SA firms have a long way to go to realise mobile payments. (Duncan Alfreds, Fin24)
Cape Town - Few South African businesses are ready for mobile e-commerce despite high adoption levels of handsets in the country, a survey has found.
The wiGroup Fast Company SME Mobile Readiness Survey found that just 35% of companies allowed customers to make purchases on mobile devices. This is a low figure when considering that South Africa has a mobile penetration rate of over 100%, according to other research.
Yet despite this low mobile commerce number, a significant percentage (43%) of businesses sell to customers online in SA.
"Interestingly, 5% more respondents offered e-commerce than m-commerce. That's almost 5% more than those who enable their customers to buy from them using mobile phones," said wiGroup.
Part of the reason that companies are lethargic in moving to mobile payments may be the challenge of building user friendly platforms.
The survey found that 31% of managers have considered how customers can find their business on mobile phones, but at least 14% said that mobile commerce was not a consideration in their business plans.
According to payment platform provider PayGate, their PayBill service allows transacting regardless of whether companies have e-commerce functionality built into their websites.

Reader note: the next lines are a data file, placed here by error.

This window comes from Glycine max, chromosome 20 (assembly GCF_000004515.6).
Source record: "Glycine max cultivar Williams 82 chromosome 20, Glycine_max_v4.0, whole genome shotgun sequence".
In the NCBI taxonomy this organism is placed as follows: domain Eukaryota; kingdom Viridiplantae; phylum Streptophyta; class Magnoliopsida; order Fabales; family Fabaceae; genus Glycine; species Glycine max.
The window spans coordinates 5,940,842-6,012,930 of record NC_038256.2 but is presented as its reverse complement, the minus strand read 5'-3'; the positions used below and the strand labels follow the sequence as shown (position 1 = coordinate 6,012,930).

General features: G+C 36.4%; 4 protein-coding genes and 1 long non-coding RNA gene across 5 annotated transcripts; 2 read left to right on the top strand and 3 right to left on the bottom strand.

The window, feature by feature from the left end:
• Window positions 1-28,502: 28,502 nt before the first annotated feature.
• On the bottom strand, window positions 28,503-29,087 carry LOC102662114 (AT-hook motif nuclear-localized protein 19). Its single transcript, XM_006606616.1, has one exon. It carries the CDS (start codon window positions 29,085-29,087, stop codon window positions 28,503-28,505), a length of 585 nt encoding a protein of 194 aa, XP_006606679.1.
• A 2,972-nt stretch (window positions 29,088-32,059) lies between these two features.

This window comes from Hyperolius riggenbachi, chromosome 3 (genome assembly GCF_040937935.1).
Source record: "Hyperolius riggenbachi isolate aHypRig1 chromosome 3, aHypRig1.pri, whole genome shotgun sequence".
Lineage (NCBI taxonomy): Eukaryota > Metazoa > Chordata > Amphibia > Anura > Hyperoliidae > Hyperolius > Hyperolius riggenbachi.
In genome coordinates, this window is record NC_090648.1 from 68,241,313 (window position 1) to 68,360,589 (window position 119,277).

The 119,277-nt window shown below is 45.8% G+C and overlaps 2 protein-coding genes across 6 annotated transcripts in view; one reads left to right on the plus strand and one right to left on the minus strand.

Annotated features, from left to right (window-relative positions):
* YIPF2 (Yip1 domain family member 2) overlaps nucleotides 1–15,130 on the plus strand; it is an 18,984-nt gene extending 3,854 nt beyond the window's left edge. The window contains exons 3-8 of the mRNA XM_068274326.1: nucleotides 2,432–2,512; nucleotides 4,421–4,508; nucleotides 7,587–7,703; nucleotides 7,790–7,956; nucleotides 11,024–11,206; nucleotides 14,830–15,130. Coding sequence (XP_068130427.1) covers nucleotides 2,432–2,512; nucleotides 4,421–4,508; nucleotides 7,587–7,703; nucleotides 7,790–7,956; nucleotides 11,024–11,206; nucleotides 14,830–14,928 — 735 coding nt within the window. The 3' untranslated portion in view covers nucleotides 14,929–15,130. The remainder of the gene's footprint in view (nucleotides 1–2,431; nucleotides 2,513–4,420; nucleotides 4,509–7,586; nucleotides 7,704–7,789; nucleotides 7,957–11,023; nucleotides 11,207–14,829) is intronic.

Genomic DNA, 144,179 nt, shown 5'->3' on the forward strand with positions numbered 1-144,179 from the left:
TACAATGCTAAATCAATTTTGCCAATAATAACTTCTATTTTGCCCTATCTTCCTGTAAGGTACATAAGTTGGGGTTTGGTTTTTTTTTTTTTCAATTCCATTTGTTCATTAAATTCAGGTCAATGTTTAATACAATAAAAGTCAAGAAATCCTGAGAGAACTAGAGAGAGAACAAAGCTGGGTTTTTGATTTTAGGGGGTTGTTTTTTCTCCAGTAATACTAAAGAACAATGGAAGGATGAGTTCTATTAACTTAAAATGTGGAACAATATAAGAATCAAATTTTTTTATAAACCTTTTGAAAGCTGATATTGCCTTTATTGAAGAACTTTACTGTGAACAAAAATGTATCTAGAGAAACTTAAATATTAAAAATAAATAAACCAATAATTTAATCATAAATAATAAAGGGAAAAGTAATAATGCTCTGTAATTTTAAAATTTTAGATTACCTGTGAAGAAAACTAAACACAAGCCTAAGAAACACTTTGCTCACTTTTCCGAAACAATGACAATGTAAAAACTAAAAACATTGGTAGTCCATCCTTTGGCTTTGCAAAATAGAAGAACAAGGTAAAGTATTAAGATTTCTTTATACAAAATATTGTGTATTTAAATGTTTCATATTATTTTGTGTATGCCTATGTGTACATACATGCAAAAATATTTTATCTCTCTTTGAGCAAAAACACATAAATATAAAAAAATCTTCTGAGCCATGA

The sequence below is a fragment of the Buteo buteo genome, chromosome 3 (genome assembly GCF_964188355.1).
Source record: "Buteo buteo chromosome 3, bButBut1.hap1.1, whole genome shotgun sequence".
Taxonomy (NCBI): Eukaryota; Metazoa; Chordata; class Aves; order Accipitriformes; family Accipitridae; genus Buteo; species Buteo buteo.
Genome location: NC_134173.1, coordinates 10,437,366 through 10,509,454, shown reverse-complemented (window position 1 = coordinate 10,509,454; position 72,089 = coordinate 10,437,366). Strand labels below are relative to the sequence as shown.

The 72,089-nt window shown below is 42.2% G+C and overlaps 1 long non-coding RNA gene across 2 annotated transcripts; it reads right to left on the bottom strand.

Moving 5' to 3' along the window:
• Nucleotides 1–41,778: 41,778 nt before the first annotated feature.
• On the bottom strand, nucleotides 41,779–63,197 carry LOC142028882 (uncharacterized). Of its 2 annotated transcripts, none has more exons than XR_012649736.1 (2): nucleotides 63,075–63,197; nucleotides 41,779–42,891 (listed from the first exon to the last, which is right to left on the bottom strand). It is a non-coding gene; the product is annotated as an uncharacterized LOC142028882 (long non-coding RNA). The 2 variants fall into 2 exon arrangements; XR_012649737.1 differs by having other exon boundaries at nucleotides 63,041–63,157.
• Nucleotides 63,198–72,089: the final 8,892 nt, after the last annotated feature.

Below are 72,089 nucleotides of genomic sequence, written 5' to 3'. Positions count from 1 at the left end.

"PayBill works with our new PCS platform to make accepting credit card payments easy for even the smallest of businesses. It’s a very efficient, cost-effective way to reduce billing time and improve cash flow," said PayGate's head of business development Brendon Williamson.
SA firms have not yet catered to the growing demand for mobile payments. (Duncan Alfreds, Fin24)
Despite the reluctance of some businesses, there is an appetite for online retail in SA.
Currently, the retail market for consumer goods in SA is approximately R800bn, of which less than 2% is online, said online retailer takealot.
The company recently merged kalahari.com as part of a consolidation strategy and will soon shutter the former Naspers-owned brand.
During the 2014 shopping season, online retailers did well. Loot.co.za had an average 62% year on year growth in a number of their general merchandise categories.
In addition, 40% of Loot's customers over the season came via mobile phones and tablets and revenue from phones jumped 300%.
Juniper Research reports that mobile e-commerce sales amounted to $1.5 trillion in 2013, and is projected to hit over $3.2 trillion by 2017.
In SA, the growth of online payments of virtual products has demonstrated that there is an appetite for online payments that is simple, yet secure to use.
"One part of that is building sites that are easy to use and highly visible to search engines; but an equally important part is making sure that the shopping cart and payment gateway are flexible and robust enough to meet all the client's needs as they grow," said Michael Richards of SiteMeUp Online Marketing.
The wiGroup survey revealed that 41% of businesses have plans to roll out mobile commerce plans, but there were concerns. At 23% cited lack of knowledge about mobile, 12% felt it was relevant to customers; 8% was concerned about high costs.
The survey was carried out with 200 South African SMEs.
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